According to the original class action complaint filed by resigned members of Trump National Jupiter in 2012, Donald Trump, through Jupiter Golf Club LLC, (“JGC”), purchased The Ritz-Carlton Golf Club & Spa Jupiter (the “Club”) from RBF, LLC. Immediately after acquiring the Club, Trump, through JGC, unilaterally and systematically changed the terms of membership, terminated the categories of membership enjoyed by Plaintiffs and Class Members who were members-in-good-standing on the resignation waiting list and has refused to refund Membership Deposits to Plaintiffs or Class Members.
Trump’s answer to the (later amended) complaint states:
Plaintiffs’ claims against Trump Golf are barred under the estoppel and waiver doctrines because Plaintiffs’ Membership Agreements expressly provide . . . (i) Plaintiffs agreed that their Membership Plan or the Rules and Regulations may be amended at any time and that the Club reserves the right, in its discretion, to … modify the Membership Plan and the Rules and Regulations” or “to add, issue, modify … any type or category or class of membership.”
Pointedly, the membership agreement we examined recites its terms shall be controlling over any language in the membership plan regarding the club’s obligation to pay a refund to the member.
The membership plan recites, in pertinent part,-
The Club reserves the right to terminate, restate, amend, waive any provision of or otherwise modify any of this Membership Plan or the Rules from time to time without notice to any member and all members shall be bound by such amendments. The Club Owner shall (i) have the sole right to interpret the Membership Documents, and (ii) any decision, determination, interpretation, waiver, consent, action, amendment, promulgation, charge, collection, enforcement, or other matter that may, will, must or shall be made, taken or done by Club Owner under any of the Membership Documents may be made, taken or done in Club Owner’s sole and absolute discretion.
Noteworthy, the membership plan contains an in terrorem clause;
Should any party bound by the Membership Documents bring suit against the Club Owner or any of the Released Parties for any matter and fail to obtain judgment therein against the Club Owner or applicable Release Party, said party shall be liable to the Club Owner and such Released Parties for all costs and expenses incurred by it in the defense of such suit (including court costs and attorneys’ fees and disbursements through all proceedings, including appeals).
It is difficult to come to any conclusion regarding the likely outcome of this litigation between Trump and the resigned members. Much of the court records are under seal and the filings not under seal are voluminous. The case is presently scheduled for trial in mid-2016.
While commercial resort facilities are different in many respects from member owned private clubs, there are similarities in the manner in which they are originally organized. The lessons to be learned from Verandah and upon its conclusion from Trump National Jupiter, may have relevance to attempts by private member owned clubs to modify or eliminate refundable initiation fees or certificates. The emphasis should be on careful and rigorous parsing and analysis of the governing documents and pertinent state case law to ascertain what options the private club may have in modifying refundable rights of members and former members.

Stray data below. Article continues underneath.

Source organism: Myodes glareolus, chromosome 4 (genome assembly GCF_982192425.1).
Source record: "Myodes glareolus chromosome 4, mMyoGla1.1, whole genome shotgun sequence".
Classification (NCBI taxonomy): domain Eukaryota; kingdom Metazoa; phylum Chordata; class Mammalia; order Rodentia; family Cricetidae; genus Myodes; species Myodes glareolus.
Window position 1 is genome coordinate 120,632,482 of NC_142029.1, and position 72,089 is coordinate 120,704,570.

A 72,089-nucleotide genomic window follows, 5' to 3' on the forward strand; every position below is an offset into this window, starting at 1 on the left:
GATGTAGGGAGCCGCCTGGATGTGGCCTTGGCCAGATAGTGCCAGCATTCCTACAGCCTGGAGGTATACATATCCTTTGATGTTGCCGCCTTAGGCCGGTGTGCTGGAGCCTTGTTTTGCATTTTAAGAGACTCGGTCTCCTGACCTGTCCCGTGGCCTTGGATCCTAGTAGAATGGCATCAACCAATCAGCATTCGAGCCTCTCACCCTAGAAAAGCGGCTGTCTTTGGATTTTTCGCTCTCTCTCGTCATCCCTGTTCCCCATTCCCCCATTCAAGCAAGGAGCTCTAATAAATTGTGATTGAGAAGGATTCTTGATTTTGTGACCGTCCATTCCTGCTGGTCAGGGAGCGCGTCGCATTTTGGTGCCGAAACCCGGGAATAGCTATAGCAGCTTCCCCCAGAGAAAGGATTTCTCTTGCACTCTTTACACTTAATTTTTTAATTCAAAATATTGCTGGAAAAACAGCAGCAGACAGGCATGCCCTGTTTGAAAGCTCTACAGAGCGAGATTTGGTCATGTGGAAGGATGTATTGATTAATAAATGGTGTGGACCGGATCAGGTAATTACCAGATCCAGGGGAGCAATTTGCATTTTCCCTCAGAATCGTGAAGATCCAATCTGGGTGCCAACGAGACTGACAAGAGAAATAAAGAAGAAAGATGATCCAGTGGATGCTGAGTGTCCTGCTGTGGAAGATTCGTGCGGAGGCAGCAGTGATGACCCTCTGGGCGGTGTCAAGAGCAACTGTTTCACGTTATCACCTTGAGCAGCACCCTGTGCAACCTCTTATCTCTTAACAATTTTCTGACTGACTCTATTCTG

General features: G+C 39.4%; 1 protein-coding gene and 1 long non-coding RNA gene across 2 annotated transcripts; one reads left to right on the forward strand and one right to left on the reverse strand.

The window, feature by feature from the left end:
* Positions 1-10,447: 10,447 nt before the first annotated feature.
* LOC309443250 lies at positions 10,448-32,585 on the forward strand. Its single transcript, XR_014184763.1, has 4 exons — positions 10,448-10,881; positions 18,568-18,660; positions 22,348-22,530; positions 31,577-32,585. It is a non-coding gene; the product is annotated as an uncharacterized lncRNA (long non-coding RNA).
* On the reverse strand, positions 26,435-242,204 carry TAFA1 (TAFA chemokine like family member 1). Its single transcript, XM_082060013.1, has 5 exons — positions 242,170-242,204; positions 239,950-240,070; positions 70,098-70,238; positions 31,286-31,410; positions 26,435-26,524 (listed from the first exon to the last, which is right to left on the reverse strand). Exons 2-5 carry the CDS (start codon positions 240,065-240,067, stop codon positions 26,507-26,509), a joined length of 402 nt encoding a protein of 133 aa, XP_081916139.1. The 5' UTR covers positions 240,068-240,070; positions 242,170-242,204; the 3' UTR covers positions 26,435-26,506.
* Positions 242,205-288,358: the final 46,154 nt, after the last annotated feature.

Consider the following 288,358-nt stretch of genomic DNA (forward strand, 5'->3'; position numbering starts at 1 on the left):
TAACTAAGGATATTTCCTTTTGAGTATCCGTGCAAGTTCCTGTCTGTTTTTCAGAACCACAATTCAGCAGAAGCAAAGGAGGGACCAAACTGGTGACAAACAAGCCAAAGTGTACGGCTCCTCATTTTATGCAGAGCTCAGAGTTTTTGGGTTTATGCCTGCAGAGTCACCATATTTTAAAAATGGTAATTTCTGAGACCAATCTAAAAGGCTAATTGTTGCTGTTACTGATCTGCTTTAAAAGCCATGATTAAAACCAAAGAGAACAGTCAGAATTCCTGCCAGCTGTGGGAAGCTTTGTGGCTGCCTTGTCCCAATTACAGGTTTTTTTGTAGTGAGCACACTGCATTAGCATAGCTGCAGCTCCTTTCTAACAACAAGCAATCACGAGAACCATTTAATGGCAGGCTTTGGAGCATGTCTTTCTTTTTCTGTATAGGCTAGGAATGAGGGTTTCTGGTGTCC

This blog is designed for general information only. The information presented at this site should not be construed to be formal legal advice or the formation of a lawyer/client relationship. The author of this blog is not certified by any state agencies or boards of legal specialization. This blog may constitute attorney advertising in some jurisdictions.
 Verandah Dev., LLC v. Gualtieri , case No. 2D15-2250 (Fla. 2nd DCA 2016)
 Hirsch v. Jupiter Golf Club LLC, case 9:13-cv-80456 ( District Court, S.D. FL Palm Beach Division) (hereafter “Trump National”)
 Feldkamp v. Long Bay Partners, LLC, 773 F. Supp. 2d 1273, 1282 (M.D. Fla. 2011).
 Black v. Glass, 438 So. 2d 1359, 1371 (Ala. 1983) and Ayers v. Grand Lodge A.O.U.W., 80 N.E. 1020, 1021 (N.Y. 1907). The reliance on Black v. Glass is suspect. The club in Black v. Glass was going out of business. “By-laws are traditionally subject to scrutiny under a standard of protecting vested rights or preventing unfairness. In modern corporation law such scrutiny is quite limited, because courts are reluctant to create doctrines that could interfere with the flexibility needed by commercial corporations to adjust to changing business conditions and needs. However, this reason for limited judicial scrutiny is inapplicable here, because cutting off the claims of the inactive members in no way serves the needs of a non-profit corporation that is going out of existence.”
 See footnote 9 below.
 Hamlet Country Club, Inc. v. Allen, 622 So. 2d 1081 (Fla. 4th DCA 1993)
 Orchard Ridge Country Club, Inc. v. Schrey, 470 N.E.2d 780, 783 (Ind. Ct. App. 1984)
 First Florida Bank, N.A. v. Financial Transaction Systems, Inc., 522 So. 2d 891, 892 (Fla. 2d DCA 1988)
 See, e.g., Fullenwider v. Supreme Council of Royal League, 180 Ill. 621, 54 N.E. 485 (1899); and Fichter v. Milk Wagon Drivers’ Union, Local 753, 382 Ill. 91, 46 N.E.2d 921(1943)
 We also suspect some differences of opinion between the two Florida circuit appeals courts, Hamlet having been decided by the 4th District Court of Appeals and Verandah and First Florida Bank, N.A. having been decided by the 2nd District Court of Appeals.
 We surmise the absence of bylaws by the Verandah references to the “Club’s Membership Plan, rules and regulations”. Membership Plans are typically used by commercial developers of private recreational clubs; rarely, if ever, by nonprofit, tax exempt clubs organized by its members.
 Korn v. Mutual Assurance Society, 6 Cranch 192, 3 L.Ed. 195 (1810). See also, Mutual Assurance Society v. Korn, 7 Cranch 396, 3 L.Ed. 383 (1813); Kensington National Bank v. Cedarbrook Country Club,161 Pa.Super. 407, 54 A.2d 838 (1947); McCaffrey v. Pittsburgh Athletic Association,293 A.2d 51
448 Pa. 151 (1972 ); and Reynolds v. The Surf Club, 473 So.2d 1327, 10 Fla. L. Weekly 1635 (Fla. App. 3 Dist., 1985) .
Fred l. Somers, Jr., P.C
Atlanta, GA 30338